So, how much did truckload and less than truckload (LTL) rates really chainge in 2011? As we continuously look here at SCDigest at estimates on rate ups and downs, there actually seems to be some fairly large discrepancies depending on the source - though it is likely some of those differences in the end could be explained by specifics of the methodology used or the data source.
As just one example, the Cass Truckload Linehaul Freight Index, a measure of rates per mile for TL carriage, was calculated in December as being 8.6% above the previous year, a rather substantial gain in rates for all of 2011.
And the Cass numbers should be very good - the company says the data is based on processing freight bills totalling some $20 billion annually. That is quite a base of information.
But in looking at the data which the public TL carriers actually reported for Q4 seems to show a different story. As shown in the chart below, the six public carriers that are followed by the transportation analysts at investment research firm Wolfe Trahan showed that on average, TL rates were up for the full year of 2011 by 4.3%, at least as measured by revenue per ton mile (which Wolfe Trahan does use as a proxy for rates).
As can be seen, however, there are some wide differences among the carriers, ranging from rates up just 2.6% year over year for Knight Transportation (KNX), and a whopping 6.7% at Covenant Transportation (CVTI). ( A list of which carriers are represented by what stock symbol is provided below the graphic.)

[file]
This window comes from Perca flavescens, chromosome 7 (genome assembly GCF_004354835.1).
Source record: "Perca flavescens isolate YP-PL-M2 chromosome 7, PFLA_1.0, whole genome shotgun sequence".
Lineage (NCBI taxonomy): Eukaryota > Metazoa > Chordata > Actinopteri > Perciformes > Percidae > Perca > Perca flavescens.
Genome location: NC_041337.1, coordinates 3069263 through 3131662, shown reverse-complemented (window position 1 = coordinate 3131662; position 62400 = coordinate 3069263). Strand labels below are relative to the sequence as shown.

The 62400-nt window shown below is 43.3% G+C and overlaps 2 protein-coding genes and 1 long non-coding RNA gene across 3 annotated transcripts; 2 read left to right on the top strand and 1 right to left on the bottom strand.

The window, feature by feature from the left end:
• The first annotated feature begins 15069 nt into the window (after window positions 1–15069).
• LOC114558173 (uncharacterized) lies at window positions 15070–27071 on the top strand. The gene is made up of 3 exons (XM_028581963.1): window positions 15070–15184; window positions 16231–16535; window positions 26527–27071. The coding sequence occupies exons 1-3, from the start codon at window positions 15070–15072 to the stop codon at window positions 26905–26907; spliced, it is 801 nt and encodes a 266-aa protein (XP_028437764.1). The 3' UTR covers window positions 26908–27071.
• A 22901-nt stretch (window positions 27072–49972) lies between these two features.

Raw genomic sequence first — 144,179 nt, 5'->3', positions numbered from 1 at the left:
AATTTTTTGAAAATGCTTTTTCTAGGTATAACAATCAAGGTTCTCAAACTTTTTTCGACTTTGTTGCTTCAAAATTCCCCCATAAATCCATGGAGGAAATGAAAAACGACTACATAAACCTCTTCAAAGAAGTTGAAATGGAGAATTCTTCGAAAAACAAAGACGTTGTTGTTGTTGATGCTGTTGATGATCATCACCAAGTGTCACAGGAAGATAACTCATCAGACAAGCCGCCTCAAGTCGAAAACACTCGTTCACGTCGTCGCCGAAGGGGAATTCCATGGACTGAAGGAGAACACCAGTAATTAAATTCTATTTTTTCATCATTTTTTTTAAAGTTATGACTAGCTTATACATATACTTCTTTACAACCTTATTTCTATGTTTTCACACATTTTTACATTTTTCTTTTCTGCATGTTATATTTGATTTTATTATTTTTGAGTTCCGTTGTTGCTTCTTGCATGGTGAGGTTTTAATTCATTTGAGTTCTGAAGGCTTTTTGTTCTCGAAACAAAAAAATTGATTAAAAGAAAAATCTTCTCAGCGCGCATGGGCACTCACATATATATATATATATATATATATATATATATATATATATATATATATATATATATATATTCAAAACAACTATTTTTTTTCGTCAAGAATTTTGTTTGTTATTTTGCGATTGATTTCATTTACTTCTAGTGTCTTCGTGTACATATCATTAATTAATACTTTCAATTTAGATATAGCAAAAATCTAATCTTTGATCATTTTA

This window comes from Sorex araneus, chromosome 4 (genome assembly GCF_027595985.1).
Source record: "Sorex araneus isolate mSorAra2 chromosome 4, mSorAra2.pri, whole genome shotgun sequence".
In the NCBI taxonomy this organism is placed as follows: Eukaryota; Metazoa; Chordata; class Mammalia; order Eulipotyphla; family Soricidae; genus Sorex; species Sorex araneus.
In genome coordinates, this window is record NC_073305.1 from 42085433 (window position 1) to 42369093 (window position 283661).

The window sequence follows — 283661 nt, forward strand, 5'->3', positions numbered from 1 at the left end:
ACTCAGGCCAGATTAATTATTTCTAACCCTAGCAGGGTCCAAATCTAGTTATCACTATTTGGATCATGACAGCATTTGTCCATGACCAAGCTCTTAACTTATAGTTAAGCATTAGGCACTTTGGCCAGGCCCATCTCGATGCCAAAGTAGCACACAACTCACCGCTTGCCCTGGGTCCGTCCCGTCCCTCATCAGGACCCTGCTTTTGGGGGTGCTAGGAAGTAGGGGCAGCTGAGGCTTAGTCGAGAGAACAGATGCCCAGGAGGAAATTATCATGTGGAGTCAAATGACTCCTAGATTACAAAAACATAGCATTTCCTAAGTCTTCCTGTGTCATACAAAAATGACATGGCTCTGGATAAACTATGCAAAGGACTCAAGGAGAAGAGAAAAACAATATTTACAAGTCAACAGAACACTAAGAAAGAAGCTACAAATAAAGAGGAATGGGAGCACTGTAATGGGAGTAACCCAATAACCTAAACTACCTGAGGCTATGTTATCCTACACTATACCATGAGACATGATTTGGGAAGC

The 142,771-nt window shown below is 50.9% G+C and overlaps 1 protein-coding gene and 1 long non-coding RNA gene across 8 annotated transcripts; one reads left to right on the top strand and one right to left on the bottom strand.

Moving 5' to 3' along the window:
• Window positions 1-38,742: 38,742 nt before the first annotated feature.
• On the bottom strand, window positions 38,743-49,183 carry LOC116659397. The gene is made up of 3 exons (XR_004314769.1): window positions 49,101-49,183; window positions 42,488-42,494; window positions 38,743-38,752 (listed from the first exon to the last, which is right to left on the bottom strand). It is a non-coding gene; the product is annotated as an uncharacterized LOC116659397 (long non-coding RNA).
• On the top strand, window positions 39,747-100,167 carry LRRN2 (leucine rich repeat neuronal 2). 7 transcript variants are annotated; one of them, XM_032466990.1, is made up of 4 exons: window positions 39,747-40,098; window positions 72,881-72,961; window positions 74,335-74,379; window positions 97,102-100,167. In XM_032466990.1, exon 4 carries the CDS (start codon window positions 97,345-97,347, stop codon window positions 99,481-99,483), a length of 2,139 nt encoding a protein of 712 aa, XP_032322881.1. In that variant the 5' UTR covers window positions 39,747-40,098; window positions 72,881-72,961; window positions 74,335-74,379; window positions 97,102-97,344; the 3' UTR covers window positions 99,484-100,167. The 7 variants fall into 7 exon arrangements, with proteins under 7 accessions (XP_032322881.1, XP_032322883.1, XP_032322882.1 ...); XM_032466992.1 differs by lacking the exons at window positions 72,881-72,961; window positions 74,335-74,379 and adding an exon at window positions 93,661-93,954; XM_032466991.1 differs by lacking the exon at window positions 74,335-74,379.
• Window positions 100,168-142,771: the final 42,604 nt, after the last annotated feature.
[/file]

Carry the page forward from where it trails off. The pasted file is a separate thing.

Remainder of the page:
Readers might also note that TL rates have been up rather sharply year over year every quarter since Q3 2010.
On the LTL side, rates were up year over year an also healthy (at least from the carriers' perspective) 4.2% in Q4, marking the third straight rather strong rate performance for the generally beleaguered sector.
So why in this case the discrepancy between the Cass number and the publicly reported ones? Well first, we aren't sure the Cass Index and the rate per ton mile as reported by the carriers actually measure the same thing. But we are checking on it.
Second, the Wolfe Trahan numbers come from a rather small group of six carriers, albeit most of the larger ones except privately held Schneider National. Could rates have risen more sharply across a broader group of carriers? Maybe so.
The Wolfe Trahan chart above comes from its latest quarterly State of the Freight report, which we covered in some detail earlier this week. See Latest State of the Freight Report Finds Rate Expectation Rising Again Across Most Modes.
CVTI: Covenant Transportation
JBHT: JB Hunt
KNX: Knight Transportation
ABFS: ABF Freight/Arkansas Best
CNW Freight: Conway Freight
FDX Freight: FexEx Freight
ODFL: Old Dominion
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